Macy’s Inc. can’t catch a break these days. Even when it delivered improved holiday sales results in January, investors sold its shares, apparently convinced the department-store giant was just coasting on better consumer sentiment.
Much of what Macy’s must do to win back shareholders is admittedly difficult, such as turbo-charging e-commerce growth. But there’s one fairly easy way to signal it’s adapting to the retailing winds of change: putting a spotlight on its Bluemercury beauty chain, and quickly rolling the concept out more widely.
Bluemercury, which Macy’s acquired in 2015 for $210 million, is extremely well-suited to the current moment in retailing. In part, that’s simply because the upscale beauty business overall has been on a hot streak:
But it’s also about the specifics of Bluemercury’s strategy. The brand has been smart about where it opens stores, eschewing traditional malls and setting up shop in the neighborhoods where its customers work and live.
The theory, COO Barry Beck told me last week, is to make visiting Bluemercury as convenient as swinging by a drugstore — and to give shoppers less reason to turn to Amazon.com Inc. for cosmetics replenishment.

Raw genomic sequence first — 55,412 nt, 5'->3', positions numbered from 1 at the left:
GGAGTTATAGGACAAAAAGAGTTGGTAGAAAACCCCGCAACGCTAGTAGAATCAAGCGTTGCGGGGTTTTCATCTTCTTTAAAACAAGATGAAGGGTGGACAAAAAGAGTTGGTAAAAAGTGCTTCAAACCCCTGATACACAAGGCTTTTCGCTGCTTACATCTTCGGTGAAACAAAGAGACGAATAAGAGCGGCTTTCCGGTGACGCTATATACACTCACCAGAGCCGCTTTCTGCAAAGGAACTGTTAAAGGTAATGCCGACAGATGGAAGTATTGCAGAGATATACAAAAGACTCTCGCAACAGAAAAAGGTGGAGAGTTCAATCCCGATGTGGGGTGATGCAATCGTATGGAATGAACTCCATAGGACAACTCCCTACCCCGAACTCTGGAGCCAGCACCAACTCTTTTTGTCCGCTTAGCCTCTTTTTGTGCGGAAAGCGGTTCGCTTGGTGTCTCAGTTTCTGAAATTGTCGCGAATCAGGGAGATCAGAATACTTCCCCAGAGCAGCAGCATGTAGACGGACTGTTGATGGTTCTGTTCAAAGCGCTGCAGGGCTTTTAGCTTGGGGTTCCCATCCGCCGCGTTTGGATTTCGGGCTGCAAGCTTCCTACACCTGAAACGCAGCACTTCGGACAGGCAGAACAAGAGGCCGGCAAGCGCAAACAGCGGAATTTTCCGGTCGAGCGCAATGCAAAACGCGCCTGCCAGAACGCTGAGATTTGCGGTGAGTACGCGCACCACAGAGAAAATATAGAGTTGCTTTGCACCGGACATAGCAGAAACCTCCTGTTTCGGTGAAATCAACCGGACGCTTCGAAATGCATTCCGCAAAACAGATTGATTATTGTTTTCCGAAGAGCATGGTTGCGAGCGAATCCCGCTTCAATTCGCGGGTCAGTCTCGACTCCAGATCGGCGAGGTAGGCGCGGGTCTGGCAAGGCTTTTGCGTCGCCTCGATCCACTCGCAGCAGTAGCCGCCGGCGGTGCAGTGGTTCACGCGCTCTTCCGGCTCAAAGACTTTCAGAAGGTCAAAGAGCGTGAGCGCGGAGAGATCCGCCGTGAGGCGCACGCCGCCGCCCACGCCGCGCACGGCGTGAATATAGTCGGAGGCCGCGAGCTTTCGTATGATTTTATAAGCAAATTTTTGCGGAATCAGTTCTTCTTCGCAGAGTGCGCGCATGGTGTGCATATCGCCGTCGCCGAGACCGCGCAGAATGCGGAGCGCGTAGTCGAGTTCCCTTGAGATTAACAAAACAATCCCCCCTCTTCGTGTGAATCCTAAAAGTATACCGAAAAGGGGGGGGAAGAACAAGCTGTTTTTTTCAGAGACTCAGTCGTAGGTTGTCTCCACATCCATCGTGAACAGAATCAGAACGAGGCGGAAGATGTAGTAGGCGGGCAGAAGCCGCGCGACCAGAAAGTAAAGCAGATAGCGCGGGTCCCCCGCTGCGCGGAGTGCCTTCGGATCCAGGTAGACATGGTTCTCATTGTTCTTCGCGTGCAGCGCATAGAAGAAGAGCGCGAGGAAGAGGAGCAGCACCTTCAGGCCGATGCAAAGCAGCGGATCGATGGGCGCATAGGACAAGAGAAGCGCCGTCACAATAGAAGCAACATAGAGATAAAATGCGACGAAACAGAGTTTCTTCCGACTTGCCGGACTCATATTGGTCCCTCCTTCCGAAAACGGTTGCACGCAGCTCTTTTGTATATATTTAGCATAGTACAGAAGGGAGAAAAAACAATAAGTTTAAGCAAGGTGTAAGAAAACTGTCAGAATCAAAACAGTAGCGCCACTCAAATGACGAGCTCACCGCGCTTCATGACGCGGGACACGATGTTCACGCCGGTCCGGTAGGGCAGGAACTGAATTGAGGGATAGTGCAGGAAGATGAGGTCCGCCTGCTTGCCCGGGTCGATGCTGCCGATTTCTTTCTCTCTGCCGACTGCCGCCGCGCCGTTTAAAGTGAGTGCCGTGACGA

It doesn’t hurt that 90 percent of those Bluemercury locations are outfitted with spa services such as massages and waxing, a potentially powerful tool for driving regular foot traffic and building customer loyalty.
Bluemercury also puts heavy focus on service, aiming for its store workers to be what Beck calls “human Googles for beauty products.”
This emphasis on expertise reminds me of how Best Buy Co. Inc. made its brick-and-mortar format more resilient against Amazon. Best Buy came to understand that many shoppers find new technology bewildering and will come to a store if it means they can get a deeply knowledgeable guide to explain it to them. Choosing an anti-aging regimen or the right lip color for one’s…